How to set up Amazon PPC
- 62% of customers start their search for a product on Amazon
- 70% of Amazon searchers never click past the first page of search results
- 35% of Amazon searchers click on the first product featured on a search page
Current conversion rates on Amazon are around the 13% mark for standard customers, and for Amazon Prime members it’s 74%.
PPC is the easiest way to drive your sales up on Amazon (surprise, surprise Amazon is just like Google – you give it money and it helps you out).
Not sure where to start? I’m here to show you a step-by-step guide to not only setting up your Amazon
Step 1: Create manual PPC Campaigns
Start by creating manual PPC campaigns to target your keywords, then pump up the bids to drive exposure. Again, just like Google, running your paid activity for a short period at cost (or even at a loss) will be worthwhile to increase your organic rankings.
Unlike Amazon organic results, Amazon paid ads should be around 30-33 characters. Nice, short, and straight to the point:
Step 2: Set the keywords you want to target
Next, it’s time to set the keywords you want to target. If there’s one thing to take away from this,
Take the below example, where we’ve searched for ‘asics running shoes
What if we change the search slightly, to ‘asics men’s running trainers’? We get even
We don’t see Ascis until we scroll further down the page, which means they’ve already lost 35% of their potential customers – customers who have searched for them specifically by brand.
Looks what happens when I take one word out of the search and try ‘asics running trainers’ instead:
This why the most important thing to remember about Amazon PPC is to get your keywords right and consistently review yourself and your competitors.
A note about choosing your keywords
We live in a world of automation, and you do have the choice to let Amazon choose the keywords it thinks are most relevant for you.
If you’ve done detailed keyword research, you should always do it manually. Like on AdWords, you can decide if you want the keywords to match exactly, broadly, or as a phrase. A mixture of all three is the best way forward.
Remember, the majority of Amazon search queries are longtail (3 or more words), so this needs to be heavily factored into your keyword research. The best tools that I’ve found so far are Google Keyword Planner, Ahrefs, and Helium10.
Step 3: Monitor your campaign
You type in the campaign name, so you can monitor the results. I know this goes without saying, but you’ll be surprised at how many people don’t do this.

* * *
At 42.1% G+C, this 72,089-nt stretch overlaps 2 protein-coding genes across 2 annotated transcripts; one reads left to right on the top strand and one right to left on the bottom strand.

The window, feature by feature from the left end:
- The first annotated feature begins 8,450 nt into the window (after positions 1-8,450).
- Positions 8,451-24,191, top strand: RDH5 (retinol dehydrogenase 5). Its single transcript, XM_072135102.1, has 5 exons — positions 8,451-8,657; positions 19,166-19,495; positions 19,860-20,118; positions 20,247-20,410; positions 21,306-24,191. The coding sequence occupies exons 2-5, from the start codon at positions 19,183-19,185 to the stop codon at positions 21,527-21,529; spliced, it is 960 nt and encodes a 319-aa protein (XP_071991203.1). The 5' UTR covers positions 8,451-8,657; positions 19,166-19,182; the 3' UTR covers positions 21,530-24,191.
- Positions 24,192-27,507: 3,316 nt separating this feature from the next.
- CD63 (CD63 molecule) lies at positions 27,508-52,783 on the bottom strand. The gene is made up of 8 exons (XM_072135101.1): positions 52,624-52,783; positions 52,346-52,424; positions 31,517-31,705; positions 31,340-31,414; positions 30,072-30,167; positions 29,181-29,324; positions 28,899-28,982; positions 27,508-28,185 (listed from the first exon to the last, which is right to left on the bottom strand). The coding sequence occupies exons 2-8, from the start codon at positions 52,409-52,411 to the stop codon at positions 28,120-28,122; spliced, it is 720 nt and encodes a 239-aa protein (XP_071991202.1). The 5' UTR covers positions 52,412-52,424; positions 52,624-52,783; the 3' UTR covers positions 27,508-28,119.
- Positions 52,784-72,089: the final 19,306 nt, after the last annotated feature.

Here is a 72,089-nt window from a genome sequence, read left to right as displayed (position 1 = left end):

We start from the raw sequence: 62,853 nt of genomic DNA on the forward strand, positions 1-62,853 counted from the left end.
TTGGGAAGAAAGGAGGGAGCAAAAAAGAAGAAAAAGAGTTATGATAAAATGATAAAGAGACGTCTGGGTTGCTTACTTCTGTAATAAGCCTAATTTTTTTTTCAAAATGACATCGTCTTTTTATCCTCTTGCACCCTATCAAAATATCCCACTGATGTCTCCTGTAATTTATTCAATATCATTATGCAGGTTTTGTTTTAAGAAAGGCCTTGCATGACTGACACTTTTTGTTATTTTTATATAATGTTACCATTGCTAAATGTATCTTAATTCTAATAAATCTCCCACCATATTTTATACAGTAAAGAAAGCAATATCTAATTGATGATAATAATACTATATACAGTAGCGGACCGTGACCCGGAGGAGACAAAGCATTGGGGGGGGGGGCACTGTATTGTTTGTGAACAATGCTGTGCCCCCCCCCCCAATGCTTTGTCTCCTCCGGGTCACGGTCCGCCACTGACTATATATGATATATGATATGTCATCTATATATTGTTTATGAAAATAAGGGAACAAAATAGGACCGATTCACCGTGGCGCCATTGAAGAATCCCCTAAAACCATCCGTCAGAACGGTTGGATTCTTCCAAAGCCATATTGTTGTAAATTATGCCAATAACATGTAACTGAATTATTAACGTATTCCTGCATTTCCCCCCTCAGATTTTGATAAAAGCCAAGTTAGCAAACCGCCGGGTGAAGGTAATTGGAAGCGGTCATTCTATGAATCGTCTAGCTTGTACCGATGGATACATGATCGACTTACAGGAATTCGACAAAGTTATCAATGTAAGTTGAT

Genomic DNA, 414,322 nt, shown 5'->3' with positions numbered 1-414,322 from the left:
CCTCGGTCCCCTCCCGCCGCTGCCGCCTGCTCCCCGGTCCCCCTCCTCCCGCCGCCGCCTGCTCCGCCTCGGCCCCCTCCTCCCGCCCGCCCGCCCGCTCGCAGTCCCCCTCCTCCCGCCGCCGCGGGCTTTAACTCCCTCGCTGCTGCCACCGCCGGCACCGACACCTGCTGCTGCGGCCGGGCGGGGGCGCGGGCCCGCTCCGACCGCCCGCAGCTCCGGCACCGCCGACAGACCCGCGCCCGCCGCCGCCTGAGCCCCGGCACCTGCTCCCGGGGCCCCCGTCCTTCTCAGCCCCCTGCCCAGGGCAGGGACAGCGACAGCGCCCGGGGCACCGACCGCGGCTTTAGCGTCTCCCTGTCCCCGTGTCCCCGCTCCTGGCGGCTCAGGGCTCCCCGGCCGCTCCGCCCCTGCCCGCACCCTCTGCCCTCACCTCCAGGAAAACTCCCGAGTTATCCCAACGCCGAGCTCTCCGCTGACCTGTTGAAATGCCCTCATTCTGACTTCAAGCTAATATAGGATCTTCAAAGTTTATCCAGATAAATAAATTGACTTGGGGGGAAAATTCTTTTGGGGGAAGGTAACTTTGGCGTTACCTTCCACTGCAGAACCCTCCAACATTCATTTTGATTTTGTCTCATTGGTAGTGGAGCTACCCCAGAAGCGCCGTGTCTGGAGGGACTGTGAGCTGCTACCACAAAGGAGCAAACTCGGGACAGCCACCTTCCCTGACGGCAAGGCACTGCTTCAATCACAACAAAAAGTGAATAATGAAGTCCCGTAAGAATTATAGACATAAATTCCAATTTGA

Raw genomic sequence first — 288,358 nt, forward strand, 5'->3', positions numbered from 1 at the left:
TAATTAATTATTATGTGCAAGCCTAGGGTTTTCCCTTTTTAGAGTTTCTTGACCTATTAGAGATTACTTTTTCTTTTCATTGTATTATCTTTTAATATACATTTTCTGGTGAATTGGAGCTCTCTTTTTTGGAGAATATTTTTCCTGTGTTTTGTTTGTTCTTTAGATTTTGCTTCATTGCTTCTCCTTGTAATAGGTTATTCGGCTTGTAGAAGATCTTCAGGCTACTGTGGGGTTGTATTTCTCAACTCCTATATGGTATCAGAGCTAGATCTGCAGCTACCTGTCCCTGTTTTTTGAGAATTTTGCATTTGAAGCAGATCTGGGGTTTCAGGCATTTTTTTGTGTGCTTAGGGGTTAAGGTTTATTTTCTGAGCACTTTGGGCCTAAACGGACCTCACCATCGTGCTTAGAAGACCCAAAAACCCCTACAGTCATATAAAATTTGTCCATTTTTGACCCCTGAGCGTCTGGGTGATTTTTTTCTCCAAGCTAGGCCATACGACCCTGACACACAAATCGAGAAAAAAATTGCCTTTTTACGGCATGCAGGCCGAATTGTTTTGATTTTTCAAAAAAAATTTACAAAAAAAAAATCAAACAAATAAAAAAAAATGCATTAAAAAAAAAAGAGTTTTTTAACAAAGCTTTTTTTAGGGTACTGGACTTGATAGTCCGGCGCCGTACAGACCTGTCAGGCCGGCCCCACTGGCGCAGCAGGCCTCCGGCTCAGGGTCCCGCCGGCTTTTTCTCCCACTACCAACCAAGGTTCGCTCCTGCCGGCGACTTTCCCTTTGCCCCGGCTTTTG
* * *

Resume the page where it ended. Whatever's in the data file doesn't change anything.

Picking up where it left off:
Make sure your campaign names are all different so you can compare them – I’ve worked on too many accounts that have hundreds of campaigns that are all called ‘campaign1’!
Give it four weeks, review what’s working and what’s not, and amend your campaigns accordingly.
Step 4: Add in how much your daily budget is
The minimum is £1, but I tend to start off with £50-£75. It’s better to boost exposure as much as possible and you very rarely hit the limit.
PPC boosts your organic, so it’s worth running at an initial loss or, better yet, break even for the initial gains. Plus, you get the added benefit of having an initial surge of data that you can use to refine your own process and learn more about your customers.
It all really depends what your acos (Advertising Cost of Sales – the percent of ad spend divided by the attributed sale). You can see this number in the Keyword section of your advertising tab.
Attributed Sales (how many sales you made that week that are directly linked to your ad) are important. If by the 2nd or 3rd campaign you’re not showing a weekly ROI, there’s a good chance you’ve not targeted the right keywords.
Not only will this cost you money, but it’ll be ruining your CRO on your Amazon account, which is an Amazon Ranking factor. Impressions (the number of times your ads were displayed) are important, but not at the cost of lowering your rankings.
Step 5: Choose whether you want Amazon to target your ads on their data
Or you can configure this manually. I’d recommend the
Step 6: Create segments and profiles
If you don’t feel like you totally understand your customer, you need to be able to answer the below in order to beat Amazon (and Google, for that matter):
- What your customers
- Who your most profitable customers are
- What the lifetime value of a customer is
- How much do you want to/do you spend per customer acquisition
- What time of day does your customer buy from you
When you’re collecting data, make sure you centre your efforts on the quality
How to optimise Amazon PPC Campaigns
There are a ton of different methods to optimise your campaign, but
The first thing I’d do is look at what’s working. After your first
The next step is to look at what these keywords are costing you and look at the
Make sure you make the best use of your negative
Offer people deals – 90% of customers will go from a retailer’s own site to buy the same product from Amazon because they want it cheaper or want a deal. Use this to your advantage.
Set yourself some goals. If you’re new to Amazon PPC, use the same goals as you would for your Google account.
If you’re totally green to the
But don’t look for
If you can optimise Google Ads, then, as long as you put the same amount of work in, you can optimise Amazon ads.
Remember Amazon only cares what’s selling – the more you sell the higher you rank! Ready to deal with Amazon PPC? Drop me a line at [email protected].